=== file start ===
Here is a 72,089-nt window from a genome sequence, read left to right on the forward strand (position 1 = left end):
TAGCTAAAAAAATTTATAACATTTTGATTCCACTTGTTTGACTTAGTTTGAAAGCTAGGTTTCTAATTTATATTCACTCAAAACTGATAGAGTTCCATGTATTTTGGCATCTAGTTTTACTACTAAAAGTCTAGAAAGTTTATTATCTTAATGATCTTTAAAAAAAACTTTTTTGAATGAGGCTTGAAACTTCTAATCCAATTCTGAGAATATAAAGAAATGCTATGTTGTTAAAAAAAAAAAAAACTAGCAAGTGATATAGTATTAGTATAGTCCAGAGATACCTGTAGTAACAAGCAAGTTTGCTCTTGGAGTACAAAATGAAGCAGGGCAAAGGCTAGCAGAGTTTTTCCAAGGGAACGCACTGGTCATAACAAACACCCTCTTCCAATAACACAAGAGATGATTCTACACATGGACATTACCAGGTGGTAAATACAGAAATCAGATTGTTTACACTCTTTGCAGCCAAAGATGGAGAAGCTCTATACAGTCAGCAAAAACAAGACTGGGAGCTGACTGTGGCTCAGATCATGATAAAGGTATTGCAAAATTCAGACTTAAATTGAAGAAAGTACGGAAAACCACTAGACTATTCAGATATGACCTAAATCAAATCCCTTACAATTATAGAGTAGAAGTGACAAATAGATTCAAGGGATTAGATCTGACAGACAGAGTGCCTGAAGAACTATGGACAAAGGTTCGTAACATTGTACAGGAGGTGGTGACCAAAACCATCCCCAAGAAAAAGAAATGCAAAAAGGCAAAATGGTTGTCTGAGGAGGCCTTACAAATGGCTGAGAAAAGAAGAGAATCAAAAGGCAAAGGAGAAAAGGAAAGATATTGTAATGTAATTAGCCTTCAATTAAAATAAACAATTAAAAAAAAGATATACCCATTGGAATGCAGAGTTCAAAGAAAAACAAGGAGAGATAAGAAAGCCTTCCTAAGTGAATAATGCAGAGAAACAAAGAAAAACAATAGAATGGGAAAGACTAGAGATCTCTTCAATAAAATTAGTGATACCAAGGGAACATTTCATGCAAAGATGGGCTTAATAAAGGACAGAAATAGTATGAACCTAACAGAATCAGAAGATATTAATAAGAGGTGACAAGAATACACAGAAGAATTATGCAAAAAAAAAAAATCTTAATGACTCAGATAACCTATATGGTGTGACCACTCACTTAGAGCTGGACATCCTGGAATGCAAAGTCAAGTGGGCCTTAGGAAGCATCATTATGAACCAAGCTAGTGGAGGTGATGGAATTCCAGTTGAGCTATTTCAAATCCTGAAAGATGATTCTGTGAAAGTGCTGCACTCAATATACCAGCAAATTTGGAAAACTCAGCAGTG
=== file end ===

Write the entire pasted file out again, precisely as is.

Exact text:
Here is a 72,089-nt window from a genome sequence, read left to right on the forward strand (position 1 = left end):
TAGCTAAAAAAATTTATAACATTTTGATTCCACTTGTTTGACTTAGTTTGAAAGCTAGGTTTCTAATTTATATTCACTCAAAACTGATAGAGTTCCATGTATTTTGGCATCTAGTTTTACTACTAAAAGTCTAGAAAGTTTATTATCTTAATGATCTTTAAAAAAAACTTTTTTGAATGAGGCTTGAAACTTCTAATCCAATTCTGAGAATATAAAGAAATGCTATGTTGTTAAAAAAAAAAAAAACTAGCAAGTGATATAGTATTAGTATAGTCCAGAGATACCTGTAGTAACAAGCAAGTTTGCTCTTGGAGTACAAAATGAAGCAGGGCAAAGGCTAGCAGAGTTTTTCCAAGGGAACGCACTGGTCATAACAAACACCCTCTTCCAATAACACAAGAGATGATTCTACACATGGACATTACCAGGTGGTAAATACAGAAATCAGATTGTTTACACTCTTTGCAGCCAAAGATGGAGAAGCTCTATACAGTCAGCAAAAACAAGACTGGGAGCTGACTGTGGCTCAGATCATGATAAAGGTATTGCAAAATTCAGACTTAAATTGAAGAAAGTACGGAAAACCACTAGACTATTCAGATATGACCTAAATCAAATCCCTTACAATTATAGAGTAGAAGTGACAAATAGATTCAAGGGATTAGATCTGACAGACAGAGTGCCTGAAGAACTATGGACAAAGGTTCGTAACATTGTACAGGAGGTGGTGACCAAAACCATCCCCAAGAAAAAGAAATGCAAAAAGGCAAAATGGTTGTCTGAGGAGGCCTTACAAATGGCTGAGAAAAGAAGAGAATCAAAAGGCAAAGGAGAAAAGGAAAGATATTGTAATGTAATTAGCCTTCAATTAAAATAAACAATTAAAAAAAAGATATACCCATTGGAATGCAGAGTTCAAAGAAAAACAAGGAGAGATAAGAAAGCCTTCCTAAGTGAATAATGCAGAGAAACAAAGAAAAACAATAGAATGGGAAAGACTAGAGATCTCTTCAATAAAATTAGTGATACCAAGGGAACATTTCATGCAAAGATGGGCTTAATAAAGGACAGAAATAGTATGAACCTAACAGAATCAGAAGATATTAATAAGAGGTGACAAGAATACACAGAAGAATTATGCAAAAAAAAAAAATCTTAATGACTCAGATAACCTATATGGTGTGACCACTCACTTAGAGCTGGACATCCTGGAATGCAAAGTCAAGTGGGCCTTAGGAAGCATCATTATGAACCAAGCTAGTGGAGGTGATGGAATTCCAGTTGAGCTATTTCAAATCCTGAAAGATGATTCTGTGAAAGTGCTGCACTCAATATACCAGCAAATTTGGAAAACTCAGCAGTG